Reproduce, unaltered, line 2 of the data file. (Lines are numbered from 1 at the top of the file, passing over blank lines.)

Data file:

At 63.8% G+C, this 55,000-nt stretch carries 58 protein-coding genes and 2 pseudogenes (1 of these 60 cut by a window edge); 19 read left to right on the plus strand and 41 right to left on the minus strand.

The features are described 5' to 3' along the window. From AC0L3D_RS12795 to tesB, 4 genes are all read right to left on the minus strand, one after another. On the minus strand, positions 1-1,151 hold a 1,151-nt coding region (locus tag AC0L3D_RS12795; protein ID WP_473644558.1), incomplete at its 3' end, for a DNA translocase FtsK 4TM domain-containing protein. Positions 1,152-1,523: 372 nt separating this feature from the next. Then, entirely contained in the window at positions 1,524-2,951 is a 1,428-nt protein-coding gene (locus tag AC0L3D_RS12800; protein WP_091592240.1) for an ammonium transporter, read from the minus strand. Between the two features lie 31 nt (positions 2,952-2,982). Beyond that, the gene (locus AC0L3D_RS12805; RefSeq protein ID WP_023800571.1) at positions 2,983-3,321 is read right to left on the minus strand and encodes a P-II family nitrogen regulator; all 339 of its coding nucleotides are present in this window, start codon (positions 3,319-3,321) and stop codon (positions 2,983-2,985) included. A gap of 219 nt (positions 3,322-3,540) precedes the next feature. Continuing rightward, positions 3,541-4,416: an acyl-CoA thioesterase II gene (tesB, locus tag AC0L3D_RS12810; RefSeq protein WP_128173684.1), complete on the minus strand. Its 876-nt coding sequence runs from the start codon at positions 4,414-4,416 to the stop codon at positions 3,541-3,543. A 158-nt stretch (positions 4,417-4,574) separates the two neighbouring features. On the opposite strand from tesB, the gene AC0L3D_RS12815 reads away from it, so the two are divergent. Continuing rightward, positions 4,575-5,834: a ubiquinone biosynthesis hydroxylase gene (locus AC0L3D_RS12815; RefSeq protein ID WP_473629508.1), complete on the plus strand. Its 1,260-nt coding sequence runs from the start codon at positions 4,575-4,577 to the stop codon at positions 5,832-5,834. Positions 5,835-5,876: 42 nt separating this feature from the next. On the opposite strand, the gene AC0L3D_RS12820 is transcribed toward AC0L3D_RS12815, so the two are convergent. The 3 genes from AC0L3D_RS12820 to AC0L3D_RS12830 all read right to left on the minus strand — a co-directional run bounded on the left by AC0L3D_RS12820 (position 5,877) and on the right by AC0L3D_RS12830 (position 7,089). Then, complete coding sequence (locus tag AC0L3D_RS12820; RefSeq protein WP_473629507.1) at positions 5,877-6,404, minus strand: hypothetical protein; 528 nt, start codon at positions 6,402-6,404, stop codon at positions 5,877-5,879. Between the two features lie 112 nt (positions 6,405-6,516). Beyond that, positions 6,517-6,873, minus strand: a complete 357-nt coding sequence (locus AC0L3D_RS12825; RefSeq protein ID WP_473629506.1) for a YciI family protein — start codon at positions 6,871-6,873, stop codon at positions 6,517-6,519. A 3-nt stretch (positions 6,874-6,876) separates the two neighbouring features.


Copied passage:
The features are described 5' to 3' along the window. From AC0L3D_RS12795 to tesB, 4 genes are all read right to left on the minus strand, one after another. On the minus strand, positions 1-1,151 hold a 1,151-nt coding region (locus tag AC0L3D_RS12795; protein ID WP_473644558.1), incomplete at its 3' end, for a DNA translocase FtsK 4TM domain-containing protein. Positions 1,152-1,523: 372 nt separating this feature from the next. Then, entirely contained in the window at positions 1,524-2,951 is a 1,428-nt protein-coding gene (locus tag AC0L3D_RS12800; protein WP_091592240.1) for an ammonium transporter, read from the minus strand. Between the two features lie 31 nt (positions 2,952-2,982). Beyond that, the gene (locus AC0L3D_RS12805; RefSeq protein ID WP_023800571.1) at positions 2,983-3,321 is read right to left on the minus strand and encodes a P-II family nitrogen regulator; all 339 of its coding nucleotides are present in this window, start codon (positions 3,319-3,321) and stop codon (positions 2,983-2,985) included. A gap of 219 nt (positions 3,322-3,540) precedes the next feature. Continuing rightward, positions 3,541-4,416: an acyl-CoA thioesterase II gene (tesB, locus tag AC0L3D_RS12810; RefSeq protein WP_128173684.1), complete on the minus strand. Its 876-nt coding sequence runs from the start codon at positions 4,414-4,416 to the stop codon at positions 3,541-3,543. A 158-nt stretch (positions 4,417-4,574) separates the two neighbouring features. On the opposite strand from tesB, the gene AC0L3D_RS12815 reads away from it, so the two are divergent. Continuing rightward, positions 4,575-5,834: a ubiquinone biosynthesis hydroxylase gene (locus AC0L3D_RS12815; RefSeq protein ID WP_473629508.1), complete on the plus strand. Its 1,260-nt coding sequence runs from the start codon at positions 4,575-4,577 to the stop codon at positions 5,832-5,834. Positions 5,835-5,876: 42 nt separating this feature from the next. On the opposite strand, the gene AC0L3D_RS12820 is transcribed toward AC0L3D_RS12815, so the two are convergent. The 3 genes from AC0L3D_RS12820 to AC0L3D_RS12830 all read right to left on the minus strand — a co-directional run bounded on the left by AC0L3D_RS12820 (position 5,877) and on the right by AC0L3D_RS12830 (position 7,089). Then, complete coding sequence (locus tag AC0L3D_RS12820; RefSeq protein WP_473629507.1) at positions 5,877-6,404, minus strand: hypothetical protein; 528 nt, start codon at positions 6,402-6,404, stop codon at positions 5,877-5,879. Between the two features lie 112 nt (positions 6,405-6,516). Beyond that, positions 6,517-6,873, minus strand: a complete 357-nt coding sequence (locus AC0L3D_RS12825; RefSeq protein ID WP_473629506.1) for a YciI family protein — start codon at positions 6,871-6,873, stop codon at positions 6,517-6,519. A 3-nt stretch (positions 6,874-6,876) separates the two neighbouring features.